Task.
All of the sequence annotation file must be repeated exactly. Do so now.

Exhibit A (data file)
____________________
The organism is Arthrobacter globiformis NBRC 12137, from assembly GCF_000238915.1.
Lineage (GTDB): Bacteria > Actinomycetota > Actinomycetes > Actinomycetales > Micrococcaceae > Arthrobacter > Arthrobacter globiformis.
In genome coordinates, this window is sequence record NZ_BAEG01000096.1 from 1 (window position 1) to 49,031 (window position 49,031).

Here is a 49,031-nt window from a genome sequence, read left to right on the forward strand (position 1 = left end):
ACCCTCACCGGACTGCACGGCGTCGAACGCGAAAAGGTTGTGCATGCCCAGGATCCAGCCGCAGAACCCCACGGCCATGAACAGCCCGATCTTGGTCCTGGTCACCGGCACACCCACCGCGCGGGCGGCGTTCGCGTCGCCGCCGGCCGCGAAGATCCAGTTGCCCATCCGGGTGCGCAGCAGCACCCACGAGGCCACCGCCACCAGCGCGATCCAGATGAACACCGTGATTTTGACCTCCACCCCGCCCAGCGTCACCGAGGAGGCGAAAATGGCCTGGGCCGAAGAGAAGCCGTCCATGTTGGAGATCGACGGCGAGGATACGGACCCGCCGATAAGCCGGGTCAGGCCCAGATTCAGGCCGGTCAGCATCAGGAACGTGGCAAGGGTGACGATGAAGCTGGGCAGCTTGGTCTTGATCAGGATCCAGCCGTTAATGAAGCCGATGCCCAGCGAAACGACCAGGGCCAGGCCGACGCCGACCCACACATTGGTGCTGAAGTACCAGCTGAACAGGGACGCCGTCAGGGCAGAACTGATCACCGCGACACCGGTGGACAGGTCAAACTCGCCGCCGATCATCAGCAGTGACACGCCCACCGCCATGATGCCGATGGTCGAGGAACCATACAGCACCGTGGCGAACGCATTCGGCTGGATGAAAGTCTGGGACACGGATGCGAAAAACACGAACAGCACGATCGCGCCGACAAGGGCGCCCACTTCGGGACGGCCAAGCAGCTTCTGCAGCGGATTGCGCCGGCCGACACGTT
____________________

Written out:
The organism is Arthrobacter globiformis NBRC 12137, from assembly GCF_000238915.1.
Lineage (GTDB): Bacteria > Actinomycetota > Actinomycetes > Actinomycetales > Micrococcaceae > Arthrobacter > Arthrobacter globiformis.
In genome coordinates, this window is sequence record NZ_BAEG01000096.1 from 1 (window position 1) to 49,031 (window position 49,031).

Here is a 49,031-nt window from a genome sequence, read left to right on the forward strand (position 1 = left end):
ACCCTCACCGGACTGCACGGCGTCGAACGCGAAAAGGTTGTGCATGCCCAGGATCCAGCCGCAGAACCCCACGGCCATGAACAGCCCGATCTTGGTCCTGGTCACCGGCACACCCACCGCGCGGGCGGCGTTCGCGTCGCCGCCGGCCGCGAAGATCCAGTTGCCCATCCGGGTGCGCAGCAGCACCCACGAGGCCACCGCCACCAGCGCGATCCAGATGAACACCGTGATTTTGACCTCCACCCCGCCCAGCGTCACCGAGGAGGCGAAAATGGCCTGGGCCGAAGAGAAGCCGTCCATGTTGGAGATCGACGGCGAGGATACGGACCCGCCGATAAGCCGGGTCAGGCCCAGATTCAGGCCGGTCAGCATCAGGAACGTGGCAAGGGTGACGATGAAGCTGGGCAGCTTGGTCTTGATCAGGATCCAGCCGTTAATGAAGCCGATGCCCAGCGAAACGACCAGGGCCAGGCCGACGCCGACCCACACATTGGTGCTGAAGTACCAGCTGAACAGGGACGCCGTCAGGGCAGAACTGATCACCGCGACACCGGTGGACAGGTCAAACTCGCCGCCGATCATCAGCAGTGACACGCCCACCGCCATGATGCCGATGGTCGAGGAACCATACAGCACCGTGGCGAACGCATTCGGCTGGATGAAAGTCTGGGACACGGATGCGAAAAACACGAACAGCACGATCGCGCCGACAAGGGCGCCCACTTCGGGACGGCCAAGCAGCTTCTGCAGCGGATTGCGCCGGCCGACACGTT